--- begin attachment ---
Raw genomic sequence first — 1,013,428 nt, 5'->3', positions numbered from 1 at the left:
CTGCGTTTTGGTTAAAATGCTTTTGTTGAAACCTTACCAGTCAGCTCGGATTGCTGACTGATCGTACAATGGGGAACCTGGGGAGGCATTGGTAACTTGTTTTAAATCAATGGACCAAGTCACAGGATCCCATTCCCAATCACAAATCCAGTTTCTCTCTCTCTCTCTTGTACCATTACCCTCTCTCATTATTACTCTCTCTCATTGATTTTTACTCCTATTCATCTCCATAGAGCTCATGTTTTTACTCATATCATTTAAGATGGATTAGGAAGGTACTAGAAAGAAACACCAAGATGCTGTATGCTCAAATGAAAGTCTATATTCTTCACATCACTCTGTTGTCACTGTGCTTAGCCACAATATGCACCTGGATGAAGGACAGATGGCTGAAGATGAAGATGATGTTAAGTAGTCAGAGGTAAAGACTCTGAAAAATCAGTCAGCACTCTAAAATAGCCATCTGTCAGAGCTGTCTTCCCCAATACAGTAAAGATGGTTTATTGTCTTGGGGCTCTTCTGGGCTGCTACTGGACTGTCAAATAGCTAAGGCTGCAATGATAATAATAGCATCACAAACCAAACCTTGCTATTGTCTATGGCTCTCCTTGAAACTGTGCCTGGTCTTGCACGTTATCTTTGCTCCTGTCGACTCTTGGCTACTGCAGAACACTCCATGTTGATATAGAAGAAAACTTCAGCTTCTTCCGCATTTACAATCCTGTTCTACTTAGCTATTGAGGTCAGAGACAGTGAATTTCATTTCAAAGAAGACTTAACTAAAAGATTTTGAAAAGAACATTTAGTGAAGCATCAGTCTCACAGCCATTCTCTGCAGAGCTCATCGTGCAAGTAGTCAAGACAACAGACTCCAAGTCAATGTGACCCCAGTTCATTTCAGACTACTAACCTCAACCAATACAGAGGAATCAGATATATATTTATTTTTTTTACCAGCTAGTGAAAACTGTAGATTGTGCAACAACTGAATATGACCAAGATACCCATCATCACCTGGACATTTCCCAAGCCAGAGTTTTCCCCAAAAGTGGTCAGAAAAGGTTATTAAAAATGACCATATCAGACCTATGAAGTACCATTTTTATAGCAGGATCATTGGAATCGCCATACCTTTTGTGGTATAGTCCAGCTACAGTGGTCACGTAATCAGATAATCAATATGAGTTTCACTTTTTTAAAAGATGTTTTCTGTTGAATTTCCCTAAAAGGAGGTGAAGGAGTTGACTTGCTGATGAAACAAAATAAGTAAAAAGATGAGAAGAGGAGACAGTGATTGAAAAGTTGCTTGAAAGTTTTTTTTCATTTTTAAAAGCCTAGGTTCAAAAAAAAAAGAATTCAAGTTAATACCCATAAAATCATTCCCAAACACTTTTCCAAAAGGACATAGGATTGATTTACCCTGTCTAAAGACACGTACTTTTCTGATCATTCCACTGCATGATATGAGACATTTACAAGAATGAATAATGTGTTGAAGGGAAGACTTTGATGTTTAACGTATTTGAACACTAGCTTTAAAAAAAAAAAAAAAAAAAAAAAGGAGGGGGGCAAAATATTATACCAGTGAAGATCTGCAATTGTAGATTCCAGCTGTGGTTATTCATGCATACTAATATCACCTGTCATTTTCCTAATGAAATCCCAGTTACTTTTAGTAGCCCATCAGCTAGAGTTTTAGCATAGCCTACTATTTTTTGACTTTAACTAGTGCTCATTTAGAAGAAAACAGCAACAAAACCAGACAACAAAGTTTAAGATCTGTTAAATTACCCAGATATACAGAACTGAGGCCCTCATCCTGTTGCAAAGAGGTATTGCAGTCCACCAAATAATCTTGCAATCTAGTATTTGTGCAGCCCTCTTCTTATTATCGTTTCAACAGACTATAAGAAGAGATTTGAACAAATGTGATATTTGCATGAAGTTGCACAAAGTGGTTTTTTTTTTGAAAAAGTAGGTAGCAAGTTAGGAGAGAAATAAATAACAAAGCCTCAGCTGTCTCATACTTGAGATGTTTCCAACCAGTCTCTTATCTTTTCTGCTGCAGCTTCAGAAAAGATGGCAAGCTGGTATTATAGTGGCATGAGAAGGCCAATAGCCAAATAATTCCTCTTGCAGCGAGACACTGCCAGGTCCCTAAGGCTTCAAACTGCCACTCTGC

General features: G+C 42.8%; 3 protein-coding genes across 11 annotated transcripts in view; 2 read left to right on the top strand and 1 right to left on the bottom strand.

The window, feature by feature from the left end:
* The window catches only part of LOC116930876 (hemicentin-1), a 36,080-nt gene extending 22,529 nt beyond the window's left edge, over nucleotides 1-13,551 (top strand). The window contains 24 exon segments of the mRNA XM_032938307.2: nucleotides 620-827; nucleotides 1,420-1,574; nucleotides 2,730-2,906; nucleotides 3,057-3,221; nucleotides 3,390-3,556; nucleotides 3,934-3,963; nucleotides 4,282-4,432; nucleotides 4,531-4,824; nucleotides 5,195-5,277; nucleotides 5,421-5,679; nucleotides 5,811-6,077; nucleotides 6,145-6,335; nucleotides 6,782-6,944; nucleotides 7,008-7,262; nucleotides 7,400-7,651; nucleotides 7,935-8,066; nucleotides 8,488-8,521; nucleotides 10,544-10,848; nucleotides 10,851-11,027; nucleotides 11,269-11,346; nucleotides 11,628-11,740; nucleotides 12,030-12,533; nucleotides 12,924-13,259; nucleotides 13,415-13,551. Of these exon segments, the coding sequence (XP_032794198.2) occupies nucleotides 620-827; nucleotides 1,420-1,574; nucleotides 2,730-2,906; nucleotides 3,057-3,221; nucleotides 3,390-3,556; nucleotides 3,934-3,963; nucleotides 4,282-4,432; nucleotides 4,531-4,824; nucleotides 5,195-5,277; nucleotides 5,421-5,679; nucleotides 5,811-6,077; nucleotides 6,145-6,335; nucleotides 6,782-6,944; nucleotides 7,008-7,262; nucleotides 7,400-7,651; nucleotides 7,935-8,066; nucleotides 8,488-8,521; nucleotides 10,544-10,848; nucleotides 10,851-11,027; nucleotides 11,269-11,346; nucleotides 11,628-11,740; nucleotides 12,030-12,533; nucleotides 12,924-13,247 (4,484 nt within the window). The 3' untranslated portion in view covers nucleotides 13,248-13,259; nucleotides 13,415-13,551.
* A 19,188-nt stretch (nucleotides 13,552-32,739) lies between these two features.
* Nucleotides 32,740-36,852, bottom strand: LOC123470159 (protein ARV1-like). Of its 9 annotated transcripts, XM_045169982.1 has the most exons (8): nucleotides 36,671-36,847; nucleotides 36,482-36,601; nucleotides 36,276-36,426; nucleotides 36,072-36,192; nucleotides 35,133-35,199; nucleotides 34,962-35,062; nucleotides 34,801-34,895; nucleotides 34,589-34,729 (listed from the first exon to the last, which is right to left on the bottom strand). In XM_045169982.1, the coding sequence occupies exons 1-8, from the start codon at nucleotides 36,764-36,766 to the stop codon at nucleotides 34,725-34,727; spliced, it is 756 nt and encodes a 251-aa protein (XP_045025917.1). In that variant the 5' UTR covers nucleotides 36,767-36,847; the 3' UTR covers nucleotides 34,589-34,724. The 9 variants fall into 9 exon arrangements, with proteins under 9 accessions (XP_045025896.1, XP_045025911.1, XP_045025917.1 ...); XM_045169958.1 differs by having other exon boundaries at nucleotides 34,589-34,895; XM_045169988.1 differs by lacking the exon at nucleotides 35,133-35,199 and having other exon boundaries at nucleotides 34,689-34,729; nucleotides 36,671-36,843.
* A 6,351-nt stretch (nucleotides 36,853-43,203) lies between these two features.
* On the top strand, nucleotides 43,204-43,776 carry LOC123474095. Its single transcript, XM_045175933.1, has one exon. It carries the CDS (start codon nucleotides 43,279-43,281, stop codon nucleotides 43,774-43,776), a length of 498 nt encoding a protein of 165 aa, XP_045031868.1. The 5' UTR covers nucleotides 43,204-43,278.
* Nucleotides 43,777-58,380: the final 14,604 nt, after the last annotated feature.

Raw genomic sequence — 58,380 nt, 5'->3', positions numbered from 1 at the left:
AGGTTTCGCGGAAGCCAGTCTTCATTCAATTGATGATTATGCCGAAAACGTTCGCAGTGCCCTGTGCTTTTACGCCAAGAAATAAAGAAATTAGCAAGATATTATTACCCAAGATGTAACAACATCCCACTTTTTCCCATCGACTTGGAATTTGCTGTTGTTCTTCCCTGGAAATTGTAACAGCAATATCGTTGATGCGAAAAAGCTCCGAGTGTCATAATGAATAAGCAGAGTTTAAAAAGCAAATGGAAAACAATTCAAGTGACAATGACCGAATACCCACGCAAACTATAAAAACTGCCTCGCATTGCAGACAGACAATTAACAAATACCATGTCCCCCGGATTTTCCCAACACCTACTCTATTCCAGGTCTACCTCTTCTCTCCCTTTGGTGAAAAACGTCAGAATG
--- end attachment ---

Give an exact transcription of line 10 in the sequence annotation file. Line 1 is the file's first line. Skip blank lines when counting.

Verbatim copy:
* Nucleotides 43,777-58,380: the final 14,604 nt, after the last annotated feature.